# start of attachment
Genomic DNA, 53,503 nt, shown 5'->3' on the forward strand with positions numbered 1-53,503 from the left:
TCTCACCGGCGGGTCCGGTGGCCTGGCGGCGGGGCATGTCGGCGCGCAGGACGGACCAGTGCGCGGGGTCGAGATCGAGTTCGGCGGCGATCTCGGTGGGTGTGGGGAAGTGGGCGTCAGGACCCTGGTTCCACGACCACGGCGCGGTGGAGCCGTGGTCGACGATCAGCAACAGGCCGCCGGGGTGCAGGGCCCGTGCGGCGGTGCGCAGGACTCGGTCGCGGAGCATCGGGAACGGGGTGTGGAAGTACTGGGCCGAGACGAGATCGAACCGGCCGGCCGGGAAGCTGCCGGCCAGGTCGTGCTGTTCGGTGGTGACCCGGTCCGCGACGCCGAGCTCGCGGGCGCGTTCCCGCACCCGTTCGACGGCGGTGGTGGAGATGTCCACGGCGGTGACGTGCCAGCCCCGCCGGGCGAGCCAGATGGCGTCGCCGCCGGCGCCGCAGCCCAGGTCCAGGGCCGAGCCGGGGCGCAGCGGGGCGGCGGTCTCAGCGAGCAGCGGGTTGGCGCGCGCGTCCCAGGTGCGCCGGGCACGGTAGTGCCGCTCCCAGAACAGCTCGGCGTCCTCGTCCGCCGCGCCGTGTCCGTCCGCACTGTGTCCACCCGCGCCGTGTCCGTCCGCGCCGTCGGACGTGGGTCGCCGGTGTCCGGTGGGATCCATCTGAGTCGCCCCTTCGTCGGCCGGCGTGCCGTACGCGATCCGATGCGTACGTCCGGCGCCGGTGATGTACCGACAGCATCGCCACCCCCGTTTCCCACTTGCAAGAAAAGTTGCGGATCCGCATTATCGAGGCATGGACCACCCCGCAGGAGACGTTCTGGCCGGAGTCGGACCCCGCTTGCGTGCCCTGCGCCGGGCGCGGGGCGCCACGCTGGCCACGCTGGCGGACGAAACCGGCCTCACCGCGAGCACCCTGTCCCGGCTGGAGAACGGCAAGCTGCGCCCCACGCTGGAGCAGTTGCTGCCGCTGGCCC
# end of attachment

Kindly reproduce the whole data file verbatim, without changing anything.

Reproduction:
Genomic DNA, 53,503 nt, shown 5'->3' on the forward strand with positions numbered 1-53,503 from the left:
TCTCACCGGCGGGTCCGGTGGCCTGGCGGCGGGGCATGTCGGCGCGCAGGACGGACCAGTGCGCGGGGTCGAGATCGAGTTCGGCGGCGATCTCGGTGGGTGTGGGGAAGTGGGCGTCAGGACCCTGGTTCCACGACCACGGCGCGGTGGAGCCGTGGTCGACGATCAGCAACAGGCCGCCGGGGTGCAGGGCCCGTGCGGCGGTGCGCAGGACTCGGTCGCGGAGCATCGGGAACGGGGTGTGGAAGTACTGGGCCGAGACGAGATCGAACCGGCCGGCCGGGAAGCTGCCGGCCAGGTCGTGCTGTTCGGTGGTGACCCGGTCCGCGACGCCGAGCTCGCGGGCGCGTTCCCGCACCCGTTCGACGGCGGTGGTGGAGATGTCCACGGCGGTGACGTGCCAGCCCCGCCGGGCGAGCCAGATGGCGTCGCCGCCGGCGCCGCAGCCCAGGTCCAGGGCCGAGCCGGGGCGCAGCGGGGCGGCGGTCTCAGCGAGCAGCGGGTTGGCGCGCGCGTCCCAGGTGCGCCGGGCACGGTAGTGCCGCTCCCAGAACAGCTCGGCGTCCTCGTCCGCCGCGCCGTGTCCGTCCGCACTGTGTCCACCCGCGCCGTGTCCGTCCGCGCCGTCGGACGTGGGTCGCCGGTGTCCGGTGGGATCCATCTGAGTCGCCCCTTCGTCGGCCGGCGTGCCGTACGCGATCCGATGCGTACGTCCGGCGCCGGTGATGTACCGACAGCATCGCCACCCCCGTTTCCCACTTGCAAGAAAAGTTGCGGATCCGCATTATCGAGGCATGGACCACCCCGCAGGAGACGTTCTGGCCGGAGTCGGACCCCGCTTGCGTGCCCTGCGCCGGGCGCGGGGCGCCACGCTGGCCACGCTGGCGGACGAAACCGGCCTCACCGCGAGCACCCTGTCCCGGCTGGAGAACGGCAAGCTGCGCCCCACGCTGGAGCAGTTGCTGCCGCTGGCCC